On View This Week

At local galleries and museums


Bonfoey Gallery:Persistent Image. Stephen Pentak displays a series of landscape oil paintings on panel and paper. The images of grassy plains shadowed by mountains are informed by tradition, but also visually playful, often doubling the spare trees with their own reflections on water. An opening reception will be held Friday, Oct. 12 from 5 to 8 p.m. The exhibit is showing through Nov. 10 at 1710 Euclid Ave. Call 216-621-0178 or go to bonfoey.com.

Breakneck Gallery: Cinema Redux 3. In this third annual group show celebrating cinema, high art like Requiem for a Dream, cult classics like Tank Girl, and forgotten, confounding B-movies like Orca all receive tributes in posters you won't see at the local theater. An opening reception will be held Saturday, Oct. 13 from 6 to 10 p.m. The exhibit is showing through Nov. 9 at 17020 Madison Ave., Lakewood. Call 216-767-5610 or go to breakneckgallery.com.

Doubting Thomas Gallery Haunted. Over 20 artists including Joe Ayala, Keith Corcoran, and Natalia Dale display seasonally macabre art in media as diverse as photography, sculpture, installation, and even culinary art. An opening reception will be held Friday, Oct. 12 from 6 to 10 p.m. The gallery is located at 856 Jefferson Ave., and open Oct. 13 and Oct. 19 & 20 from 5 to 9 p.m. Additional viewing hours by appointment. Call 216-394-0098, or search for Doubting Thomas Gallery on Facebook.

SpringBoard Artists at Sin Factory: ArtiSIN. Beck Center sculpture teacher Jeannie Oakar began SpringBoard Artists as a biannual promotion for her art and that of her friends. Friends of friends got involved, and this year's show features work by 25 local artists, including paintings by Justin Brennan (pictured), prints by Sarah Darby, and ceramics by Larry Goebelt. Two days only (Oct. 12 & 13) from 6 to 11 p.m. at 1668 East 40th St. Local poets Blaire Miller, Bommer, and Jennifer Sutowski Napier will perform readings.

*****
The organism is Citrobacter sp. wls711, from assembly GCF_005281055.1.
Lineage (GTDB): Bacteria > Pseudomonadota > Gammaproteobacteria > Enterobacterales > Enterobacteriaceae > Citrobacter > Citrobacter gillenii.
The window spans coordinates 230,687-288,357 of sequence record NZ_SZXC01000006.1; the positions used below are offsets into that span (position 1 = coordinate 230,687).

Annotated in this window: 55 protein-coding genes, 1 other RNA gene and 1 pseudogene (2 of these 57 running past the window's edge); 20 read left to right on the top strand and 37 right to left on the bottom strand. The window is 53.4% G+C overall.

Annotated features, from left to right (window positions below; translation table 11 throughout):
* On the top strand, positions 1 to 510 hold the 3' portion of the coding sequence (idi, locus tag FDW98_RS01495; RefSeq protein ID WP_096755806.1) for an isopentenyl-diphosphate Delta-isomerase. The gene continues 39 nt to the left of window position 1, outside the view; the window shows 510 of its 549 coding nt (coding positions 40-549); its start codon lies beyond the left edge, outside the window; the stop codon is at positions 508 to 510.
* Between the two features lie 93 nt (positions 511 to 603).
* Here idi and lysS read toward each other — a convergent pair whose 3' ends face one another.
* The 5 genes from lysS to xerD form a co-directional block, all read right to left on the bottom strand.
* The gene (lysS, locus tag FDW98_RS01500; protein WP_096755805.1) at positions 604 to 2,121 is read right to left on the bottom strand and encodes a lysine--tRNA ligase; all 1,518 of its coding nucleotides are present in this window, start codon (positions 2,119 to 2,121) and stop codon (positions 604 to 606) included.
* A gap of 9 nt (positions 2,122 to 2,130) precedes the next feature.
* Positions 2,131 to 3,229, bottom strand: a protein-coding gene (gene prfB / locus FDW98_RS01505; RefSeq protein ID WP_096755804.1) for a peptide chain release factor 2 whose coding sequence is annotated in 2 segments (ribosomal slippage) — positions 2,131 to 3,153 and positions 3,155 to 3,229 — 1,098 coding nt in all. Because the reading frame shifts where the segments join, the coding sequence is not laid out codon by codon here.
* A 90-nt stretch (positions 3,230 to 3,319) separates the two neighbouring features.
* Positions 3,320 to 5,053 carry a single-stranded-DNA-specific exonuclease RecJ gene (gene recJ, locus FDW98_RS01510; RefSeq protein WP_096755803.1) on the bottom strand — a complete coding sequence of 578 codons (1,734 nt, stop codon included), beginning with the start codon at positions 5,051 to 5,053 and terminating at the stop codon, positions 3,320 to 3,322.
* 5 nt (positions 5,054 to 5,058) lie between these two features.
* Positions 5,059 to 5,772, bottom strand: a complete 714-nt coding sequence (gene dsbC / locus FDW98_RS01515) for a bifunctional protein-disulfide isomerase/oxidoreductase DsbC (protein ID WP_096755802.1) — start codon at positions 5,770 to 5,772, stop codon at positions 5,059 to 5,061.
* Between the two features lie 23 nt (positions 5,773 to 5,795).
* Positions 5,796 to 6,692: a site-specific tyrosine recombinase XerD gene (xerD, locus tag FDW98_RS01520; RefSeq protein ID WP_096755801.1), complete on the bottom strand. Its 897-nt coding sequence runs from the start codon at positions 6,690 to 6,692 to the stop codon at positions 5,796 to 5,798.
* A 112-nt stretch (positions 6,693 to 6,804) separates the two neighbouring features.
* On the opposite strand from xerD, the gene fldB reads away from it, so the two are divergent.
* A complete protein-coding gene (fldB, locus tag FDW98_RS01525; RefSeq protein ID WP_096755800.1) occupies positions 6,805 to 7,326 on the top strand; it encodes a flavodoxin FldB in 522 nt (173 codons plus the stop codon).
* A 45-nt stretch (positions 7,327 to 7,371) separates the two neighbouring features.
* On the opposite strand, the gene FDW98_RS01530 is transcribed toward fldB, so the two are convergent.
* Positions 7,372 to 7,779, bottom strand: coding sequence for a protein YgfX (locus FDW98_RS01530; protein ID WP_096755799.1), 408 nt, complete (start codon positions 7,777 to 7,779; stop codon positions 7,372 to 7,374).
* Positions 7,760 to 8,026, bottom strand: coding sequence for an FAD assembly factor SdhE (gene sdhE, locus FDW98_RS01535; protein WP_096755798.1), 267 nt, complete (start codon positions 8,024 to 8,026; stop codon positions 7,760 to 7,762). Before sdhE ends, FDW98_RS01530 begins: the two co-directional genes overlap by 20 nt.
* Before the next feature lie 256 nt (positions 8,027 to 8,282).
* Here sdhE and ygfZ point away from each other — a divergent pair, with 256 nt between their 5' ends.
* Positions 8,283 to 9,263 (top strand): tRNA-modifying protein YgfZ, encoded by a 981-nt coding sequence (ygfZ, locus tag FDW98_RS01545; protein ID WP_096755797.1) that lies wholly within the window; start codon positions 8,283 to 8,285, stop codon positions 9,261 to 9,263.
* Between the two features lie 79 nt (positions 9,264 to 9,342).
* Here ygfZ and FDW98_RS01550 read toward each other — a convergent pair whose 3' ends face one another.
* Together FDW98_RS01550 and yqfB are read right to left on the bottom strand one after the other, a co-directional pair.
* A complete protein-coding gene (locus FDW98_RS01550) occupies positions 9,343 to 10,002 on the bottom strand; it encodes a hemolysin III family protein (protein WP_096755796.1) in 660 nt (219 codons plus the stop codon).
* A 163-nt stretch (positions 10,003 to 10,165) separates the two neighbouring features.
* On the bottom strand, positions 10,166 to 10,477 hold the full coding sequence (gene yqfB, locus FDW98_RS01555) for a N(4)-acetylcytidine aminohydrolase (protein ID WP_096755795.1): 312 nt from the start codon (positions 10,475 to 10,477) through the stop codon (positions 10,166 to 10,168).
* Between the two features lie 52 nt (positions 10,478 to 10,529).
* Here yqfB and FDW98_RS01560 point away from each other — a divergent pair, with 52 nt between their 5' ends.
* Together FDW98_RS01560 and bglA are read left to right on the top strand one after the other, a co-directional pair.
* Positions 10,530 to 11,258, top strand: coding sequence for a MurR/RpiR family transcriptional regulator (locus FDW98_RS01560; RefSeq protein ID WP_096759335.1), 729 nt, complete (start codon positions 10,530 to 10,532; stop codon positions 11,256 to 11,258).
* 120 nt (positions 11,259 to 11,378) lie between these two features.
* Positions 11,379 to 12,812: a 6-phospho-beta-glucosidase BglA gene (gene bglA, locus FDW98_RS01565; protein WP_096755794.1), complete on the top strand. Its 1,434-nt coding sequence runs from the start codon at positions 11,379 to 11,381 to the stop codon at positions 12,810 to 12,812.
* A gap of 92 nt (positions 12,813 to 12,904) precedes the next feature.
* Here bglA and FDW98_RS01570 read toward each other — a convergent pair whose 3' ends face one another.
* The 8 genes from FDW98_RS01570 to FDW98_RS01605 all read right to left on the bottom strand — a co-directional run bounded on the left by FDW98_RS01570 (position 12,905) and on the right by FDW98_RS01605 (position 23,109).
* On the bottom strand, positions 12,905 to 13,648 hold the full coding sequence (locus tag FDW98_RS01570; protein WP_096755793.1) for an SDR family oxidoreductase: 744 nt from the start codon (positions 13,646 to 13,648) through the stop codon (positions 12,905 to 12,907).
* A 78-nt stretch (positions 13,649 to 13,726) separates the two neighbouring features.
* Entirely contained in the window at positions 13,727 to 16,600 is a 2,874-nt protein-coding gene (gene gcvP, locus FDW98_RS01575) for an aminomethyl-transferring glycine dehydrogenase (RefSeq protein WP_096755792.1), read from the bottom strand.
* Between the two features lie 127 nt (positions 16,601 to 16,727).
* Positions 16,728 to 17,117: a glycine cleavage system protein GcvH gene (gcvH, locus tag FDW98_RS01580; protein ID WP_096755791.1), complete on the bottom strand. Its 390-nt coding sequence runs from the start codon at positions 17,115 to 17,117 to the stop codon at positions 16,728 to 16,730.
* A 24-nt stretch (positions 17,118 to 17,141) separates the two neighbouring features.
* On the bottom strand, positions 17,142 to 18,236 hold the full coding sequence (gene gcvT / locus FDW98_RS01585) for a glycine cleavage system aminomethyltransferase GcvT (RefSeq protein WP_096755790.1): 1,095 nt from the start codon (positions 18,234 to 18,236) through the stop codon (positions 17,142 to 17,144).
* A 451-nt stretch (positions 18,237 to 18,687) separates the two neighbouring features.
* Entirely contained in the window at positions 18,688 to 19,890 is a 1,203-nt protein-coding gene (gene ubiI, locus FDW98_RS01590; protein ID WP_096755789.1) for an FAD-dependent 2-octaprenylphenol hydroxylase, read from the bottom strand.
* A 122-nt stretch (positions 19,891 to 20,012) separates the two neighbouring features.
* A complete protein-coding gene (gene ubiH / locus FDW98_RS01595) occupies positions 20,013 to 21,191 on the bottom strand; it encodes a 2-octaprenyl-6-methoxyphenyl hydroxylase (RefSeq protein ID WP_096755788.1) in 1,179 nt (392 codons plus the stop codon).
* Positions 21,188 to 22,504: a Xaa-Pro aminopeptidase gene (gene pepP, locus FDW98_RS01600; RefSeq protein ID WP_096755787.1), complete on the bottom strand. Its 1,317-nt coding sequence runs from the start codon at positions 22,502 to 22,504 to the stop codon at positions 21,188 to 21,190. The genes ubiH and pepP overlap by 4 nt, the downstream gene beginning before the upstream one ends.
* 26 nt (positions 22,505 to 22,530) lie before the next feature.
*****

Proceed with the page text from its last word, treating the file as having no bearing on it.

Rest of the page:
William Busta Gallery: Life Slow Still. Timothy Callaghan challenges viewers to notice. He relocates traditional genres like landscape and still life into urban environments, the setting for countless vital but overlooked scenes. An opening reception will be held Friday, Oct. 12 from 5 to 9 p.m. The artist will speak at the gallery on Saturday, Nov. 3 from 2 to 4 p.m. The exhibit is showing through Nov. 10 at 2731 Prospect Ave. Call 216-298-9071 or go to williambustagallery.com.


The Cleveland Museum of Art: Studio Glass in Focus: Dialogue and Innovation. Northern Ohio is given a central place in the narrative of this show, which documents the rise of fine art glass sculpture over the last half-century. Toledo-based ceramicist Harvey Littleton and chemist Dominick Labino are highlighted as the first American practitioners of glass-blowing. Representative pieces from current CIA faculty member Brent Kee Young's "fossil series" are represented, as are works from global artists such Stanislav Libenský, Jaroslava Brychtová, and Dante Marioni. The exhibition runs through April 14 at 11150 East Blvd. in University Circle. Call 216-421-7350 or go to clevelandart.org.

Galeria Quetzal: Calacas, Calaveras y Catrinas. This show's title refers to the traditional symbols of the Mexican Day of the Dead, here used by local artists to craft works in both traditional and contemporary styles. The Day of the Dead celebration will be held on Friday, Nov. 2, with a costume contest and traditional food served from 6 to 9 p.m. The exhibition runs through Nov. 10 at 12400 Mayfield Rd. Call 216-421-8223 or go to galeriaquetzal.com.

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